7. I don't mind getting a card; rather like it, if it's clever. But Hallmark? NEVER! I went off them a long time ago when I realized how many amazingly sexist cards they produce. Men? Cards aimed at women call us idiots, without any compunction. If the same cards had reversed genders, the company would be picketed every day by N.O.W., so I've refused to buy Hallmark for years.

  8. I've been a writer virtually all my life. Made a career of it, even. But every time the occasion calls for a personal message, I get writers' block. It started when I was a high schooler signing yearbooks and it continues to this day. So I start with a card that says pretty much what I want to say, and then I try to add a few words. Sigh.

  9. i've never been much of a card buyer. i hit dollar general for their $1 or 50 cent cards if i need one. :)

  10. Let me tell you...I absolutely HATE when my husband buys me a card and then just signs his NAME at the bottom. I put up with that the first few years of marriage, but now I've got him trained (trained? that sounds awful, but you know what I mean) to at least write a personal sentence or two at the bottom of any card that he gives me. I know that the words and clever and nice in those cards...and they might describe how a person is feeling to the T...but I want the person's own words and thoughts - not someone else's.

  11. Oh, and for my kids' friends birthday parties I never, ever, ever buy the kid a card to go on top of the present. It's such a waste of money! The kid only reads the bottom of the card to see WHO the present is from. So all I do is write ON the wrapped present itself in big, bold letters: TO JOHNNIE FROM STEVIE It's to the point, and I think the kid appreciates not having to go through the "show" of pretending to read a card when all he wants to do it rip open the present!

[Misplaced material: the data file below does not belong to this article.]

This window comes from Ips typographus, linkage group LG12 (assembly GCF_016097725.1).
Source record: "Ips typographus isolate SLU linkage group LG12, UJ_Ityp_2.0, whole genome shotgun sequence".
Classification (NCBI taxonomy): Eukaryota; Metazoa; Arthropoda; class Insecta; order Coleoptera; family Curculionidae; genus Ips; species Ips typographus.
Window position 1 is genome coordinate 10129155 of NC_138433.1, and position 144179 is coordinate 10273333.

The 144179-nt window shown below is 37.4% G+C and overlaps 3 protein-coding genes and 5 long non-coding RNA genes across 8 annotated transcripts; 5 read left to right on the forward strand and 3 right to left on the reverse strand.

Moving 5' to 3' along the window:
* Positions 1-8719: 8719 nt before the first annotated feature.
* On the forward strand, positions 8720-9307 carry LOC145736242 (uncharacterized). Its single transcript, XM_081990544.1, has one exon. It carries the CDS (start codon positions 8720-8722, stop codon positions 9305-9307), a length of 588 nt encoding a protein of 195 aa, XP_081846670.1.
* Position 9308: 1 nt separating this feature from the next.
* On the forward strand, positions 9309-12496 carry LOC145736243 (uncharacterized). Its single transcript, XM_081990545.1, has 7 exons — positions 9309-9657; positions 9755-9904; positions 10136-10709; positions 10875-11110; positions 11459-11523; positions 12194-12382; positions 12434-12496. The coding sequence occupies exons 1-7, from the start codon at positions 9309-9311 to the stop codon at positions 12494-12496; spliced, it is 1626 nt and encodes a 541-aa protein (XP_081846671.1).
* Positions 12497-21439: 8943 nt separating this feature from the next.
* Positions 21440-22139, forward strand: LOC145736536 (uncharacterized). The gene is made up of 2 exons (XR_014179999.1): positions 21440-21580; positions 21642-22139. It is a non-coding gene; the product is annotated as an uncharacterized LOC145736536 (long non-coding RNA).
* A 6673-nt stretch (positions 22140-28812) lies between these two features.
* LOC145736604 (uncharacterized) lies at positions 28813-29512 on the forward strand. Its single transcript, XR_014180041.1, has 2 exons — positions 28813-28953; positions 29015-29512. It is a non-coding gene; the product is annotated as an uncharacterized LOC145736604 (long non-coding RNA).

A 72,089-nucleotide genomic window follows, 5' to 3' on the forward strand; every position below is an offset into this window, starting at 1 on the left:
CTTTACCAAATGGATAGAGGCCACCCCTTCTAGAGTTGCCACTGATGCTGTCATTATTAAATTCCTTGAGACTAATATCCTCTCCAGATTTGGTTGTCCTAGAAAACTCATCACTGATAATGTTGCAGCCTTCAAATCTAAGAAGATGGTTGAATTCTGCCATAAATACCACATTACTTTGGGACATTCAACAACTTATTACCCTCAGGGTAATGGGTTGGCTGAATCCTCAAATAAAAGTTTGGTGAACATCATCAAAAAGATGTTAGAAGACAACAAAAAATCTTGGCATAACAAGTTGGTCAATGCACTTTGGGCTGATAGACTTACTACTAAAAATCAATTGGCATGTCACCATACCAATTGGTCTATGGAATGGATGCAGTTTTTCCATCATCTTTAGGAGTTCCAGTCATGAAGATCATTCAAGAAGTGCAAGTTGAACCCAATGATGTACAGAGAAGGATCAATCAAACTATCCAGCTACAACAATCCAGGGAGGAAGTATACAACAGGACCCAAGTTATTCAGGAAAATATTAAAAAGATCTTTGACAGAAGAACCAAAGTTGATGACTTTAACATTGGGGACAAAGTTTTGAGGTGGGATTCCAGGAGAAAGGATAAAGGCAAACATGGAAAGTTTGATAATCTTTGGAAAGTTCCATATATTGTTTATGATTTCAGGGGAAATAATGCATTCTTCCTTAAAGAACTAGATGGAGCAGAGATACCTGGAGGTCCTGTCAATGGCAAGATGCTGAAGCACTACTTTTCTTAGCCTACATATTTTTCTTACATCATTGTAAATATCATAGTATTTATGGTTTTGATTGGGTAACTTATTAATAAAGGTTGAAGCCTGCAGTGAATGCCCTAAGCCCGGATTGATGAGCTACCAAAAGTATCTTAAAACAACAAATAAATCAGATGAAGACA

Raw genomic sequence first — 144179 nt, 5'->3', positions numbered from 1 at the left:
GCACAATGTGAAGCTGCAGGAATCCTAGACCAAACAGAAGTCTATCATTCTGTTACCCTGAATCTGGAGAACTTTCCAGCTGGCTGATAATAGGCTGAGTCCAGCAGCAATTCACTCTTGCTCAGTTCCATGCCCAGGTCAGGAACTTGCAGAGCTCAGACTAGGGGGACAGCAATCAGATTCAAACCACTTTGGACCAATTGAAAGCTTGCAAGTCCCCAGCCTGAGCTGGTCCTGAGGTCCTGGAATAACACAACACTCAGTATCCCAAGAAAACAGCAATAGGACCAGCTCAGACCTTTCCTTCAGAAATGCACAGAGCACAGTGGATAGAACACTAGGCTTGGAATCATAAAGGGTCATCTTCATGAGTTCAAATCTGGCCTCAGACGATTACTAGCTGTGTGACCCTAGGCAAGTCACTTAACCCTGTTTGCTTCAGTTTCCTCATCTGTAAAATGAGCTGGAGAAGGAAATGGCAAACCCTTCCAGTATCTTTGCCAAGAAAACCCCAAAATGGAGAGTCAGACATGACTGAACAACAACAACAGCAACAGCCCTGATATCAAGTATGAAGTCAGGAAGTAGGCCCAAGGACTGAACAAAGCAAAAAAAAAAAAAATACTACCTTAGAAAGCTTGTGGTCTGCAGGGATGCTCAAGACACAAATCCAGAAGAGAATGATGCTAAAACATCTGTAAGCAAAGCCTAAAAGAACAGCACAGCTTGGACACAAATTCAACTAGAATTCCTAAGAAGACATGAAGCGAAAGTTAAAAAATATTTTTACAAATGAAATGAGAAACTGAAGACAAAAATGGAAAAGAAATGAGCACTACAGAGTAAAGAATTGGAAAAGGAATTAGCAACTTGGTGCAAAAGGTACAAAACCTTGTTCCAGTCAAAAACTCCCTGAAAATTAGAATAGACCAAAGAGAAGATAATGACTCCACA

12. Love getting them though a well worded email also pleases.
    I agree about the price. And those singing ones that activate when you press the front of the card--I heard the mail carriers loathe them.

  13. no, it's not just you. then again, it's not just her either. the dynamic lives

  14. I told my husband to look at the cards, decide on one, and look at the price. Then - with that amount in mind - to turn away from the "Greeting Cards" sign toward the "Godiva" sign. Should he want to add any written sentiment for me, I suggested that he put a post-it note on the Godiva box.

    We've been happily married for over twenty years and many, many boxes of chocolate.

  15. It's the dollar store for me if I really want to get a card. Otherwise I'll write something up on the computers and design my own card/label to tape onto a gift.

  16. I do love to stand at the card aisle(s) and get a chuckle reading cards designed for women that portray men as idiots. I have been known to buy some of those talking or music-playing cards for my own kids and mother. I don't think they're Hallmark. But most of the time I get cards at Dollar Tree.

  17. You might be happy with a simple hand written note, but remember the happy look on Mrs Cranky's face when you give her a card? That's why most people buy and give them. To see that look on the faces of their loved ones. I love searching for just that perfect card for someone.

  18. Don't throw them away, Joe. Put them in the recycle bin. Keep the economy moving along.